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andrewr

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I have been looking at the idea of 1:1 correspondence as a method of determining set size/cardinality, and have noticed that the principle allows for inductive proofs, which I think are properly constructed, that can come to conclusions which are clearly wrong under traditional set theory if used inconsistently; for integer sets are open -- (finite unbounded elements, having no supremium / therefore an open set) but not all sets are that way. Some sets CAN have supremiums.

For, it's not clear to me that 1:1 bijection can really prove something is infinite, rather than "finite unbounded" and I'd like someone to discuss the distinction, and how his tool of 1:1 correspondence really provides a valid and consistent tool that can be used in inductive proofs without fear of randomly confounding something that is really finite unbounded with something infinite.

eg: I'll show an inductive construction of the counting numbers, and then construct a proof based on the same principle that could potentially confound the two ideas (but doesn't have to) without making a mistake in the proof. (At least, I don't see a mistake...) and then could you explain to me exactly what kind of infinity Cantor had in mind for Aleph naught?

First off, consider what the set of counting numbers is:

The set of counting numbers, (A

eg: I would construct it like this for clarity.

N

The next step of the construction is always to add '1' to the last counting number that was united to the set.

N

N

N

N

And if the iterative process is allowed to go on forever, the set constructed is by definition the set of all counting numbers who's cardinality is therefore ℵ

A

When Cantor claimed this set size/cardinality to be the definition of the first infinity, I think he meant to say that the set contains (eg: *inside* the set) an infinite number of elements by axiom; and not by proof. And I am, of course, therefore not asking him to prove it -- but I am concerned that this has unintentional side effects -- for infinity is NOT the same as "finite but unbounded" in traditional set theory, eg: the individual elements of the set of counting numbers are each finite -- but by the same token (finite elements) I simply couldn't prove that the set is infinite inductively, but Cantor gives me an axiom with which I supposedly can always accurately measure when something is infinite; and exactly so -- not plus or minus one unmatched element; and I want to explore what that really means -- for I'm unsure that I truly understand it, or him.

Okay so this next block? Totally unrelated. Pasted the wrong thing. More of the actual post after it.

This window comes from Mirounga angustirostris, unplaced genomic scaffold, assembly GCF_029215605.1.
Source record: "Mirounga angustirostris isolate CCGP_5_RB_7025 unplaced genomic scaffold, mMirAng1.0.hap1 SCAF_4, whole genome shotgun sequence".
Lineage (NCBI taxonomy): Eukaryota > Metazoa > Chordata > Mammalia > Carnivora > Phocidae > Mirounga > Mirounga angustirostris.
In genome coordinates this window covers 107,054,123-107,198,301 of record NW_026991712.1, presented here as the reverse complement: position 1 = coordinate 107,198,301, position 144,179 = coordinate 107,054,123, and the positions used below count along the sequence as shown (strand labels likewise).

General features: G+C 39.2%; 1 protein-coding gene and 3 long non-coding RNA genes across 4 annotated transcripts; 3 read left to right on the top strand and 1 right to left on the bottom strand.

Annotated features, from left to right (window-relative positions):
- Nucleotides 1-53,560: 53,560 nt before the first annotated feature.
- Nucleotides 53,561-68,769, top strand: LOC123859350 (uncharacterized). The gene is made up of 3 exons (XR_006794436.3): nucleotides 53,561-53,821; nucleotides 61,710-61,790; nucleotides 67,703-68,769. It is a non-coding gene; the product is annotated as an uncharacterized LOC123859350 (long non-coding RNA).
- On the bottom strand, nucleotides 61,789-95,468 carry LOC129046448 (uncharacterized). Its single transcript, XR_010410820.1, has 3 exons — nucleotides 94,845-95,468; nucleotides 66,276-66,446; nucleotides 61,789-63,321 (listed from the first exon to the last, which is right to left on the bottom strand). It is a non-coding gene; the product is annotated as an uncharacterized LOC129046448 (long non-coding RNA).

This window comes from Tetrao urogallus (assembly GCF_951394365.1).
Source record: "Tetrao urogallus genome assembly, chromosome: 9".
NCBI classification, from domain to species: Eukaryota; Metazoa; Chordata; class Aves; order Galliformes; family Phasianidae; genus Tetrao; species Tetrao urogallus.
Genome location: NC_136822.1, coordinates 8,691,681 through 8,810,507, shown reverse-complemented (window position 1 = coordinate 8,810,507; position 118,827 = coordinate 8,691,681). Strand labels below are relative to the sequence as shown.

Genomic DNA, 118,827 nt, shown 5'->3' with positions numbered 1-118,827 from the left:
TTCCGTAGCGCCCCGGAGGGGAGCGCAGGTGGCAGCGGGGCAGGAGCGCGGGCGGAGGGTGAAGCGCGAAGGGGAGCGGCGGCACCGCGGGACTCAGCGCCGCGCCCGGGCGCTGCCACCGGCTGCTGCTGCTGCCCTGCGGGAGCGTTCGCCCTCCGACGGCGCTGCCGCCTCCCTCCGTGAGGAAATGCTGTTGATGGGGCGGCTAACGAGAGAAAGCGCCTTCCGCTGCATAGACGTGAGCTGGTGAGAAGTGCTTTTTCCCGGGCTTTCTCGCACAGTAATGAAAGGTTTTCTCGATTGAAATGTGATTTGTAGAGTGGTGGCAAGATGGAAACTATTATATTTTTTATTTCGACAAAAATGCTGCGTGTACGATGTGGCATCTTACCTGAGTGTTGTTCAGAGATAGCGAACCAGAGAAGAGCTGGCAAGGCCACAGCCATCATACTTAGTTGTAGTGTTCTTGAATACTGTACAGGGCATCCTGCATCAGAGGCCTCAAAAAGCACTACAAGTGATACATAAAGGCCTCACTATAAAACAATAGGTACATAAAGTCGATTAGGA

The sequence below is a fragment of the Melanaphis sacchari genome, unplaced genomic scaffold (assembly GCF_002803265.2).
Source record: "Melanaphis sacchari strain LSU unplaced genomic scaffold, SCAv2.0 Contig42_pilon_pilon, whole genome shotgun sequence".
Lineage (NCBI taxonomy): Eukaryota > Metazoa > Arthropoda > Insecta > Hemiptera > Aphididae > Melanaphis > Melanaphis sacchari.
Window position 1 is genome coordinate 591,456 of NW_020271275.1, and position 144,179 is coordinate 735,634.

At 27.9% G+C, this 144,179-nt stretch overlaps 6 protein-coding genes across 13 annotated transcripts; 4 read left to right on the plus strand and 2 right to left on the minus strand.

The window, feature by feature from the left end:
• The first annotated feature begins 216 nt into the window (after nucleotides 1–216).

For I'm pretty sure Cantor is claiming that he is measuring an *infinite* number of elements, whenever a set has a inductively provable 1:1 correspondence with counting numbers. He doesn't intend a size that is finite, even if we don't know how large.

For example; if I had all the decimal digit values of an irrational number that happens to have no zero digit places, and contained in a sequence for convenience, but not strictly necessary -- (eg: a sequence, is a set which in this example I'm making the successors be in strictly decreasing magnitude), and this set contains a supremium if there is one ... "0" ? but even if it doesn't it wouldn't affect the value -- for all nonzero values are in the set.

irr = { 3 .1 .04 .001 .0005 ... }

Then clearly that set would be infinite in length, for the value is irrational and the digit places summing up to the irrational value, by definition, can never end; Thus, such a sequence by even being listable is clearly in 1:1 correspondence with counting numbers; and the cardinality is aleph naught.

So, if I add up ALL the values in the set which are in 1:1 correspondence, I must get the exact value of the irrational number -- and not some value that is missing some of the digits. (This is a set, not a series; so were not taking a limit -- we're adding everything up in the set.)

So I think cantor means that kind of infinity, not finite unbounded -- but an actual infinite set capable of handling infinite digit values, and not just an approximation but in a countable ordering.

Irr

Irr

...

Therefore: If the set has an infinite cardinality, then the sum of all the elements must equal the value of the irrational number, not some subset of it -- or a finite but unbounded amount less than the irrational numbers value -- but rather, the true sum of everything in the set :: otherwise, the set's not infinite but truncated at some point short of all the digit values -- even if we couldn't determine exactly how far out it was truncated.

Do I have this right? Infinite means infinite, all, forever, nothing short of it... ? That's what cantor means?

If this is so, and Cantor means it really is infinite, then it seems I should also be able to use 1:1 correspondence to inductively prove a construction could contain a subset with cardinality aleph naught; (which isn't a big deal at first sight... -- but let's do it, so I can show the obvious -- and then after I prove this, I'll show where even though I was careful to do this exactly like the counting set, that 1:1 correspondence allows me to prove something that is unexpected and I'm not sure what it means. )

The task: Construct a set that by it's very nature, must by 1:1 correspondence, contain an element of cardinality -- ℵ. The set will be called "O